4. MS says:

    Thanks for this blog; I’ve really enjoyed it.

    Young, educated professional here. I just moved here from Boston, and, unfortunately, were it not for the job, I’d just as soon move back. So I don’t really have an investment in this place, and you won’t see me at a city council meeting (sorry about that).

    However, I couldn’t agree with this article more, or with the general sentiments expressed on this blog. I’m interested enough in this place to learn more about it, and I hope you guys succeed, and the city council steps up and listens to you.

    My Two Cents: Since moving here, I’ve been extremely disappointed that there’s no pedestrian culture here, nothing to walk to, no people on the streets, etc. Despite the fact that I specifically chose to live in what locals told me was the most “pedestrian-friendly” area (Park Ave), I still can’t walk to a decent supermarket.

    Yes, there are a few pockets with little restaurants and bars, but I’m shocked at the number of people who just drive up, park right next to them on the curb, get out of their cars, and just walk ten feet straight into the restaurant. Yes, there is also a good supermarket in the area (East Ave Wegman’s), but it’s moving in the exact opposite direction and building a colossal suburban style “Super” Wegman’s, with a correspondingly huge, destructive parking lot.

    Let’s be real: I have a college degree, I make good money, and I spend it. Here, I don’t find anything that appeals to me — only a few restaurants, shops, or bars within a walkable radius. Do you know what that means, City Council? That means that me and my money stay home. Thank goodness there’s at least a Trader Joe’s.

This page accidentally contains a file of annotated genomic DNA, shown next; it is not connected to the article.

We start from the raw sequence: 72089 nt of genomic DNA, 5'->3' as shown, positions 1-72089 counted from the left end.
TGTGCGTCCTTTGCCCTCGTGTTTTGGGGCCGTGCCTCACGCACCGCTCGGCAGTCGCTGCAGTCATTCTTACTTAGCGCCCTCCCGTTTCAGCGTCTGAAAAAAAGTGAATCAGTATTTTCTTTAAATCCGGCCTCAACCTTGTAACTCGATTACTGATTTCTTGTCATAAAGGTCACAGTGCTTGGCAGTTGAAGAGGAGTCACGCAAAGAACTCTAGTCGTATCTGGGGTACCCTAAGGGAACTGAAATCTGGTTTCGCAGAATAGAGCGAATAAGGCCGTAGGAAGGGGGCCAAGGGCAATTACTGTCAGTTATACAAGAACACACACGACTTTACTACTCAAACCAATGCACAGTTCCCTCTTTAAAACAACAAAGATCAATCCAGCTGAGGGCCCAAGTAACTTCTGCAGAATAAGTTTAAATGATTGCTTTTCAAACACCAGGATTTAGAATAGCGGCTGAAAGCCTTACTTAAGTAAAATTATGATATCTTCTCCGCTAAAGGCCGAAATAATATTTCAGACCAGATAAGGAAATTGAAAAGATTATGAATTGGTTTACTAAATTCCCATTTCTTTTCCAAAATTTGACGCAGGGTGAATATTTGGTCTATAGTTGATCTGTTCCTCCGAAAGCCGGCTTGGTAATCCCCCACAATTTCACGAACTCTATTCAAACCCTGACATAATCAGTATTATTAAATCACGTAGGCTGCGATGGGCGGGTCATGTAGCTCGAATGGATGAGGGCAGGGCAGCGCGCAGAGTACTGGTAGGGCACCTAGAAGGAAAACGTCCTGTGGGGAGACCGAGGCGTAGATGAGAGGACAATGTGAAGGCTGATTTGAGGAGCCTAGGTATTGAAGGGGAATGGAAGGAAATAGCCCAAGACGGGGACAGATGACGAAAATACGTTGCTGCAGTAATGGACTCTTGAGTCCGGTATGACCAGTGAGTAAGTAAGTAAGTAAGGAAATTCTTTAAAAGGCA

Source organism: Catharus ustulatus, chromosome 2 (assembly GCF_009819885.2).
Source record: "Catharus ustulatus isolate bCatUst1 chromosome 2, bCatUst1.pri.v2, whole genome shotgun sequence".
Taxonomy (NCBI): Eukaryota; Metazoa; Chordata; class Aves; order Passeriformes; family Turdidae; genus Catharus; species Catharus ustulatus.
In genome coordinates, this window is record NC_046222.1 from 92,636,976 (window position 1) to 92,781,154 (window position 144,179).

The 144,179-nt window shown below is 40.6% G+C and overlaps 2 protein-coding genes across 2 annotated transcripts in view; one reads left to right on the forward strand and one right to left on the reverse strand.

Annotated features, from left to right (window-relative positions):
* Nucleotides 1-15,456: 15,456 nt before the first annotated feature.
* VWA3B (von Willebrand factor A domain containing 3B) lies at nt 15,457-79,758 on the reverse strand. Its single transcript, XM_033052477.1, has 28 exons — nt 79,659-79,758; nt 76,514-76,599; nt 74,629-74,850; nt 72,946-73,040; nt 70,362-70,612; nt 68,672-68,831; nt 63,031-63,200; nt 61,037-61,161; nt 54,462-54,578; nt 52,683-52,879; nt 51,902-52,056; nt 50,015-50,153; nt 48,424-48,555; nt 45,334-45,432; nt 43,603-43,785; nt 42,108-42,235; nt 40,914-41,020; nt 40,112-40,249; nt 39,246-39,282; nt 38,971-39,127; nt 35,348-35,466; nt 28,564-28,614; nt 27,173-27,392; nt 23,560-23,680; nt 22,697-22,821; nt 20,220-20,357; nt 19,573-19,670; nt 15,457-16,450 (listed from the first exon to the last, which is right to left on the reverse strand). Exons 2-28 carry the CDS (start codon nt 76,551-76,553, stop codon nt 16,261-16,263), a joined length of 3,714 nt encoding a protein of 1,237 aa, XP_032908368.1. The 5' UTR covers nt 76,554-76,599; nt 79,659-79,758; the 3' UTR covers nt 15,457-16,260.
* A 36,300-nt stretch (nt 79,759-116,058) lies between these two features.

I wish you guys at Roc Subway the best, and I hope you stay in their faces and give them the statistics on where young college-educated people want to live. Because quality of life matters, and young educated people know better and are going elsewhere. Good luck!

  5. Rob says:

    I moved back here after living in Charlotte, NC for a couple of years. One of the main things you notice in Charlotte compared to Rochester is the amount of street lights. Yes, Main St now has plenty of bright lights but once you leave that, you’re in the dark and it’s considered “un-walkable” at night by most.

    As a young professional here I have been waiting for something to happen. So many great ideas for downtown are often over-looked so that the City can favor developers that will bring business here that have a high potential of failing due to the lack of people who stay in the downtown area after work is over. In the Cascade district you can find new, high end condos for rent (seems to be around $1,900 a month). And if I live there what am I suppose to do at night? The area isn’t well lit, the closest restaurant is Nick Tahous, and where would I get my groceries? If I have to drive everywhere…why pay so much to live in the city?

  6. Susan says:

    I go nuts every time I drive by Rochester’s most beautiful asset, the gorge, and see it lined with old factories and welfare offices. And everywhere I go–no bikes, no skates, no climbing allowed.

  7. David says:

    Whatever my age, I live in the city to live a CITY, dammit, and not in a denser version of the suburbs.

    Fewer cars, more mass transit and more walkability – and you’ll attract that all-important 20-60 demographic :)

  8. Thanks, Mike. Good piece, and good discussion.